and BEN FELLER

and BEN FELLER


DETROIT — Italian automaker Fiat Group SpA will sign a partnership agreement with Chrysler LLC by today as negotiations continue to keep the struggling automaker alive without filing for bankruptcy protection, according to three people briefed on the deal.

One thing is certain: Chrysler will not be sold off in pieces, according to another person briefed on the fast-moving talks.

The Fiat partnership is the last piece of a huge restructuring plan needed for Chrysler to continue operations as it approaches today's government deadline to cut labor costs, slash debt and take on a partner.

But it was unclear Wednesday whether the struggling Auburn Hills, Mich., automaker will be able to stay out of bankruptcy court. That, according to the people, hinges on whether a group of hedge funds that hold 30 percent of its debt agree to forgive most of what they're owed.

If they don't agree, Chrysler would file for Chapter 11 bankruptcy and enter a short period of restructuring. If they do agree, the company would be able to restructure out of court. In both cases, Fiat would be a partner and the government would finance the restructuring rather than cut off Chrysler's aid, the people said.

"Chrysler will survive and avoid liquidation. Whether that happens in or out of bankruptcy remains uncertain at this point," said one of the people.

All of the people spoke on condition of anonymity because the partnership agreement had not been announced. President Barack Obama may hold an event at the White House should a deal be ready to announce, but nothing has been finalized.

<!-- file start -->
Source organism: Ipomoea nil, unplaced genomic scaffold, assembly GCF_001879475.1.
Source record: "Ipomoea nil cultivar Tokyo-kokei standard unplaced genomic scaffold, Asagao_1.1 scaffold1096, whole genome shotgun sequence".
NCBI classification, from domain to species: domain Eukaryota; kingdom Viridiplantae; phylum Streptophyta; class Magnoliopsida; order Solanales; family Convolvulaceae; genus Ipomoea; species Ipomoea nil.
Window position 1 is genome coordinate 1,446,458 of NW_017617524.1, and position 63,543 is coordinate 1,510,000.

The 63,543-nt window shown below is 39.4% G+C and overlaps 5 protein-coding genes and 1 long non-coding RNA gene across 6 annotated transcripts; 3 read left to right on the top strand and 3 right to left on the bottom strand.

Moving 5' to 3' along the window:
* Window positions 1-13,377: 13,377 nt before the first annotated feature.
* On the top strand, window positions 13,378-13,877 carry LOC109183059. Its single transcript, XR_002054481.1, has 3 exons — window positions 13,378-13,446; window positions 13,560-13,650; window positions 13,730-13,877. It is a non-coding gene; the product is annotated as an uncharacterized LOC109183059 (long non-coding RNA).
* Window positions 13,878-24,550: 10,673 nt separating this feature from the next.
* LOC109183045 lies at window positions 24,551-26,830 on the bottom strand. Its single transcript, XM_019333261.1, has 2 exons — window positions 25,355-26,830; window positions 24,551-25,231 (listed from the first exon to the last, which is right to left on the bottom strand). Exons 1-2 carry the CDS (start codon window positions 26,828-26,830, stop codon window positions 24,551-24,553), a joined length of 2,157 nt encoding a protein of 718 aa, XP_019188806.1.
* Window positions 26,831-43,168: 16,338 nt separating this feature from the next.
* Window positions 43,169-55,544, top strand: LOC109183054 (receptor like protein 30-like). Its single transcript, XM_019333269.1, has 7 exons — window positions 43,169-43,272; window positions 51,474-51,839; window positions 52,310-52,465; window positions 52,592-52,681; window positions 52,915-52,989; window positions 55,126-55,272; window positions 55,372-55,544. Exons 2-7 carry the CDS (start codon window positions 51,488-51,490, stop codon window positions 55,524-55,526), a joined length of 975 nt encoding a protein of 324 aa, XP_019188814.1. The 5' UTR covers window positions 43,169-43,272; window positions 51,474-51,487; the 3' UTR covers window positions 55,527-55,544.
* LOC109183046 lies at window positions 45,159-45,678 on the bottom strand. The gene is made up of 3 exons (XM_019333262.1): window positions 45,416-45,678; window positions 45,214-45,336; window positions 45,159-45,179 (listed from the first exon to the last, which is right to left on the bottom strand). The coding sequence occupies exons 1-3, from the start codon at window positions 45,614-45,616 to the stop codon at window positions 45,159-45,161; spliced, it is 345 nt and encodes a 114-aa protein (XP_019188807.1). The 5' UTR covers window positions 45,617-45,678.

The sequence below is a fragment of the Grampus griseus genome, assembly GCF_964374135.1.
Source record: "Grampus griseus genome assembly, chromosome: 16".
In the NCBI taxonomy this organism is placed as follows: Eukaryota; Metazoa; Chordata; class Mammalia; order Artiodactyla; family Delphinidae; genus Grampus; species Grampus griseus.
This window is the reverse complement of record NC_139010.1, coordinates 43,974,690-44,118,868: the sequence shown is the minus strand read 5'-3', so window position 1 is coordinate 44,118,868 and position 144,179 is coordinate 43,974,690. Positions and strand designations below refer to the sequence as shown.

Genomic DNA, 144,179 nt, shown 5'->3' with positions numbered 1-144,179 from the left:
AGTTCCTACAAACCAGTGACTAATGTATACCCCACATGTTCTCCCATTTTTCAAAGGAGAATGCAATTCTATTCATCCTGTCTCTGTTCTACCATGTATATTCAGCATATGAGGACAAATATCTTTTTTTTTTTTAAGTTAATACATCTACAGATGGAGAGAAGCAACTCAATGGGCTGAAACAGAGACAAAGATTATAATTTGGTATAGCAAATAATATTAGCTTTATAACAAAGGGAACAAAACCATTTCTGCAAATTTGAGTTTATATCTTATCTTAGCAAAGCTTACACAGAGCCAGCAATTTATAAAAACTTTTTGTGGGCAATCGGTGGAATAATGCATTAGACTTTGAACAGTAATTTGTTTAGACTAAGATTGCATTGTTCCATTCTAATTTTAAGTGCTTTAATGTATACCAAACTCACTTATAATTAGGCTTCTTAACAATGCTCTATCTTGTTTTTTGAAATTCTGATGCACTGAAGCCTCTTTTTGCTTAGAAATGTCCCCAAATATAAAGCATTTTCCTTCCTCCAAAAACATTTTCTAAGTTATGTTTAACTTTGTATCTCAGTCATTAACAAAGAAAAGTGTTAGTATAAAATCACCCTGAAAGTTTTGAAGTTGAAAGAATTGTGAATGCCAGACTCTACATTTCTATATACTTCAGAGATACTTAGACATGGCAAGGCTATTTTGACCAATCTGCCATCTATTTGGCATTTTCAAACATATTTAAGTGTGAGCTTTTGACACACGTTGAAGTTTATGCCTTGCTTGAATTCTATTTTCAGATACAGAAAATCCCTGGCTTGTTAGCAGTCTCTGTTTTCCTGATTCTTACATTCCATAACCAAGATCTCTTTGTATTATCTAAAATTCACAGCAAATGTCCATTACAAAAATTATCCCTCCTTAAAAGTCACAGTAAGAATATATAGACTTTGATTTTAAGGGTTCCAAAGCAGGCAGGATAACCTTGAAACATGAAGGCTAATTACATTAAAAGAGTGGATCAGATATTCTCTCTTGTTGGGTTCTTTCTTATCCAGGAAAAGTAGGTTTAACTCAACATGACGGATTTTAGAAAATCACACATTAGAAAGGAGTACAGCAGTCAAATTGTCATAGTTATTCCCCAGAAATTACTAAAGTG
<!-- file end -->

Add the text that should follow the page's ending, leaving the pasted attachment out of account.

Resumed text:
One of the people said Fiat initially would take a 20 percent stake in the company in exchange for its small-car and engine technology. Initially Fiat would not invest any cash, but its technology is worth $8 billion to $10 billion, the person said.

Fiat's stake could rise to 35 percent, and the company may be willing to invest money at a later date, the person said.

Obama, speaking at a town-hall style event near St. Louis, said earlier Wednesday that he didn't know if a deal to save Chrysler would be completed.

"We're hoping that you can get a merger where the taxpayers will put in some money to sweeten the deal but, ultimately, the goal is we get out of the business of building cars, and Chrysler goes and starts creating the cars that consumers want," he said.

Chrysler has borrowed $4 billion from the government since the beginning of the year and could soon be in danger of running out of cash without more help. The government in March rejected Chrysler's restructuring plan and gave it 30 days to make another effort.

On Sunday, the Canadian Auto Workers ratified concessions to the automaker, and the United Auto Workers in the U.S. reached a tentative cost-cutting deal that members finished voting on by Wednesday night.